A roundup of the sports information of the week

July 17, 1967
July 17, 1967

Table of Contents
July 17, 1967

Yesterday/Seesaw Giants
The Best
The Birds
With A Flair
Harness Racing
Baseball's Week
19th Hole: The Readers Take Over

A roundup of the sports information of the week

BOWLING—DAVE POUND of Britain and HELEN WESTON of the U.S. won the individual all-events championships at the 27-nation World Bowling Tournament in Malmo, Sweden. Pound, an 18-year-old London student, defeated Japan's Jyunnosuke Yamanaka by 59 points and Miss Weston, a 37-year-old Detroit accountant, edged Finland's Eija Krogerus by eight with a record total of 4,585 points for 24 games. POUND earlier teamed with Britain's JERS MORLEY for the men's doubles title, and Miss Weston and her teammate, Jean Stehle, were runners-up to ALICIA SARABIA and TEA OROZCO of Mexico in women's doubles.

This is an article from the July 17, 1967 issue Original Layout

BOXING—World Bantamweight Champion MASAHIKO (Fighting) HARADA of Japan made the fourth successful defense of his crown since winning it in 1965 with a unanimous 15-round decision in Tokyo over Bernardo Caraballo of Colombia.

FOOTBALL—Favored by seven points, the EAST team was hard pressed to score a 12-9 victory over the West as Florida's Heisman Trophy winner, Steve Spurrier, completing only three of 14 passes in all, tossed a winning 38-yard touchdown pass to Michigan State's Gene Washington in the last quarter of the Coaches All-America game in Atlanta. Most valuable player was West Quarterback John Brittenum of Arkansas, who completed 21 passes in 40 attempts.

GOLF—Floridian DICK CHAPMAN, 56, a former British and U.S. amateur champion, shot a 36-hole, one-under-par 141 to win the International Seniors Amateur championship in Gleneagles, Scotland by two strokes over Adrian French of Los Angeles.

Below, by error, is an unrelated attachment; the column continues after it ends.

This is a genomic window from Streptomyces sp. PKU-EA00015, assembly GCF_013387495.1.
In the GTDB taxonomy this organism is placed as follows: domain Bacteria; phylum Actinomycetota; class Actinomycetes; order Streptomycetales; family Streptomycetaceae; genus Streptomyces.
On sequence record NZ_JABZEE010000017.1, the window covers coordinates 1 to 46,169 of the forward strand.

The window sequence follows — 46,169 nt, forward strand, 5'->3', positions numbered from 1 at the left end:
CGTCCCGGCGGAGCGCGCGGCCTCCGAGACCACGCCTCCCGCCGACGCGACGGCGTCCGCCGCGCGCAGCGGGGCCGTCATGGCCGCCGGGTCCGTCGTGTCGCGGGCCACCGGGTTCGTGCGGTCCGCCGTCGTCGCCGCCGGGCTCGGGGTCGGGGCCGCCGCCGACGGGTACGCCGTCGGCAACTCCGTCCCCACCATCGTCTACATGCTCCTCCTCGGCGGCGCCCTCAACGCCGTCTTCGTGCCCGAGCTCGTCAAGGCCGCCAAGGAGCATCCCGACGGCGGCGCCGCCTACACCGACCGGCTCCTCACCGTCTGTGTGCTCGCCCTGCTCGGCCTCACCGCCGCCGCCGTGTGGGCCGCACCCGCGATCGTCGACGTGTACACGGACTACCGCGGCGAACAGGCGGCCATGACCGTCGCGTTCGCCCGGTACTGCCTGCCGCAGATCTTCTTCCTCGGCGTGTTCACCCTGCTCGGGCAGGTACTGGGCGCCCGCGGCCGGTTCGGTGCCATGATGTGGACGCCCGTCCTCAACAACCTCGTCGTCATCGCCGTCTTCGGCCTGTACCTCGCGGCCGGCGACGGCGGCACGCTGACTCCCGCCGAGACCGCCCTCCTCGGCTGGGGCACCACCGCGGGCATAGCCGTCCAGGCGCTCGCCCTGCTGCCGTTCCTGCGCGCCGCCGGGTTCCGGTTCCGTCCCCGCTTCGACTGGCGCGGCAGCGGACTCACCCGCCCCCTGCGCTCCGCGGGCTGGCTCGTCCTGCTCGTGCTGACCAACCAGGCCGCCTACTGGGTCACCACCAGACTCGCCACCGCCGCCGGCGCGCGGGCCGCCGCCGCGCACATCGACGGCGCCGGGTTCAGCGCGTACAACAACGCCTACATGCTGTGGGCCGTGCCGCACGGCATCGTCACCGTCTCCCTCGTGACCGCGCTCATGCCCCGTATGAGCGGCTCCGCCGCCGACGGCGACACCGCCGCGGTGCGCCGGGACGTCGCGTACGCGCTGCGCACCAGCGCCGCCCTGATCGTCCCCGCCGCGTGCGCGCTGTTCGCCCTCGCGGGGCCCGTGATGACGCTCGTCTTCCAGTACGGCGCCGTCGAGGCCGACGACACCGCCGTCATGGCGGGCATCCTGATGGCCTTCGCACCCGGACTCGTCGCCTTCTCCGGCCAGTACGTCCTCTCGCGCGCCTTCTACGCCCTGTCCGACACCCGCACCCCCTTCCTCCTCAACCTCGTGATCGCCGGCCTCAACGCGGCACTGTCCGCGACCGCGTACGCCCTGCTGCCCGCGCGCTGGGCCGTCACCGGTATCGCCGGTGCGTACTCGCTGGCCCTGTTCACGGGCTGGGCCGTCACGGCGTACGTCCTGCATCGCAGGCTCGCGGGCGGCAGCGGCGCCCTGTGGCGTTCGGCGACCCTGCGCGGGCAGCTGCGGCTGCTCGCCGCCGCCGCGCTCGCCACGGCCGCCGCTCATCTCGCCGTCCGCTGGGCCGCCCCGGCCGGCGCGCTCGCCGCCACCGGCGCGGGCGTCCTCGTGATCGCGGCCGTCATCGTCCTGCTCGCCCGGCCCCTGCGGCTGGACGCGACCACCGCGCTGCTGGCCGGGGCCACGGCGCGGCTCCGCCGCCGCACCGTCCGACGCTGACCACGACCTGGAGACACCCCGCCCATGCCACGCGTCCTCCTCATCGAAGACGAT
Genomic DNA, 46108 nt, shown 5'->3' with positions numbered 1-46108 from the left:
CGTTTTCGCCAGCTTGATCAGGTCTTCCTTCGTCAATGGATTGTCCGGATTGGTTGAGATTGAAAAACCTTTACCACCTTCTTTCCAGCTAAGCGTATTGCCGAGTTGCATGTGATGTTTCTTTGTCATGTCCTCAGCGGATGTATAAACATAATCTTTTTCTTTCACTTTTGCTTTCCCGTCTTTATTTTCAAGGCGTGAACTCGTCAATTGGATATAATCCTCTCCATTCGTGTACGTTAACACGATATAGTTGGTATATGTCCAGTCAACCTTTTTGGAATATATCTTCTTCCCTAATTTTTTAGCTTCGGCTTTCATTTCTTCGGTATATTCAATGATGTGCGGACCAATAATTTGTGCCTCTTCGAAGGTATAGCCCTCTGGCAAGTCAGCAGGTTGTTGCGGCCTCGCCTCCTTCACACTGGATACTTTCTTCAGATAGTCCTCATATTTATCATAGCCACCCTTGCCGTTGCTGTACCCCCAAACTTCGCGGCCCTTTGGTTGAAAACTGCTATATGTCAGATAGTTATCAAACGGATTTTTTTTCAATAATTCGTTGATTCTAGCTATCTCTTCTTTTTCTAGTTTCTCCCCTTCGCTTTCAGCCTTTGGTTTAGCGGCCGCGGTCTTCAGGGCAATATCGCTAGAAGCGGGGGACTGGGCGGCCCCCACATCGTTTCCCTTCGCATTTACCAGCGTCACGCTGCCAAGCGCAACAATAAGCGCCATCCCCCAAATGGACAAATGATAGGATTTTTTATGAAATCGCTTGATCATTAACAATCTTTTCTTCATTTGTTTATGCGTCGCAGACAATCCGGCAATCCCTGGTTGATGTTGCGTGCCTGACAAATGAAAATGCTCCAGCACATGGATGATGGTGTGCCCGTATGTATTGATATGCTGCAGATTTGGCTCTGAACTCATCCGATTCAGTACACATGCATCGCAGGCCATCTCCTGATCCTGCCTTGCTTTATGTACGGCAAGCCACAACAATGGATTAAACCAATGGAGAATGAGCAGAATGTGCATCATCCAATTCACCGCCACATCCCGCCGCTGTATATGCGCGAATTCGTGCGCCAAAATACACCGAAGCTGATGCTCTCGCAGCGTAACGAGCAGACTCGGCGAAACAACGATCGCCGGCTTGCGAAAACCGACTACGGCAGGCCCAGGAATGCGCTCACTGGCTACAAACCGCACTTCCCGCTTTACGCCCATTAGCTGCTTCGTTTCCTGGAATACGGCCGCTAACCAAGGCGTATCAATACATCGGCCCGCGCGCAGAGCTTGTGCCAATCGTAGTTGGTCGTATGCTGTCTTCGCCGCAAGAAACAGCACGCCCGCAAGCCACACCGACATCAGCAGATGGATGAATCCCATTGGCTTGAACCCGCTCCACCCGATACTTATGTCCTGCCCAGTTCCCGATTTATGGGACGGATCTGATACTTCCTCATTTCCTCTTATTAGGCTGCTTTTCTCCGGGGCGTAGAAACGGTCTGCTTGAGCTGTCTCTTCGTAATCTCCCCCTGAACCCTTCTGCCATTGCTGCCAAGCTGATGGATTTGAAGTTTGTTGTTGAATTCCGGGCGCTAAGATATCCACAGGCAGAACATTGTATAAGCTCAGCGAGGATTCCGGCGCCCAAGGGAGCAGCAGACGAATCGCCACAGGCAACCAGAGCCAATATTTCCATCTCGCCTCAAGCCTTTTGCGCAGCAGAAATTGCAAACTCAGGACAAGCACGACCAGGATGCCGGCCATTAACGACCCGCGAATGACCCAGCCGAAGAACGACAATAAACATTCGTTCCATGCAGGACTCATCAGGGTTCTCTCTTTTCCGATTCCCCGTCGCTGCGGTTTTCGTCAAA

Frank Beard gained his third victory on the 1967 pro tour, finishing three strokes ahead of runners-up Rod Funseth and Rives McBee with a nine-under-par 279 in Indianapolis' $100,000 Speedway Open tournament.

Mickey Wright won a first-place prize of $2,250 in the Lady Carling Open in Baltimore as she finished with a 54-hole total of 207, eight strokes ahead of Carol Mann.

HARNESS RACING—In a parade of straight-heat victories at Goshen, N.Y., the Allwood Stable's 8-year-old Lord Gordon won the Titan Cup free-for-all; Driver Stanley Dancer (page 68) swept the E. H. Harriman Cup 2-year-old trot with the Nevele Acres' Nevele Pride and also won the Historic-Dickerson for 3-year-olds with the Hambletonian favorite, Irving Berkemeyer's Dazzling Speed; and Bill Haughton took the Orange County Cup 3-year-old pace with the Farmstead Acres' Little Brown Jug favorite, Romulus Hanover.

HORSE RACING—Ogden Phipps' BUCKPASSER ($3), ridden by Braulio Baeza, won his 25th race in 29 starts by half a length over Ring Twice in Aqueduct's 1-mile $109,800 Suburban Handicap, the middle leg of the handicap Triple Crown, increasing his career earnings to $1,419,114 to stand third on the alltime money-winning list.

Tumble Wind ($7.80), ridden by Johnny Sellers, earned his Llangollen Farm owners first money of $72,900 when he ran away with the 1-mile $117,900 Hollywood Derby, beating long-shot Duncan Junction by six lengths and the favorite, Ruken, by six and three-quarters.

Exceedingly ($27), with Frank Lovato up, won his second 1967 stakes victory and biggest ever as he upset Damascus, the Belmont and Preakness champion, by a nose in the 1 1/16 mile $54,100 William duPont Jr. Handicap at Delaware Park.

Leroy Moyers, 30, of Salem, N.H. became the first U.S. jockey to ride seven consecutive winners on a single program, increasing his victory total to 69 on the last day of the 66-day Suffolk Downs meeting, in which he was the leading rider.

George M. Humphrey's 4-year-old roan filly INDIAN SUNLITE ($7.20) clipped [3/5] second from the stakes record for the 1 3/16-mile $57,600 Sheepshead Bay Handicap on the Aqueduct turf course, defeating Mount Regina by three and a half lengths in 1:54 4/5. Mrs. Ethel D. Jacobs' Straight Deal, the 1966 record-setter, finished fifth.

With Ernie Cardone up, Martin Andersen's favored QUILLO QUEEN ($4.20) scored her second stakes victory by 3½ lengths over a 28-to-1 shot, Secret Promise, in the 1‚⅛-mile $58,150 Monmouth Oaks for 3-year-olds.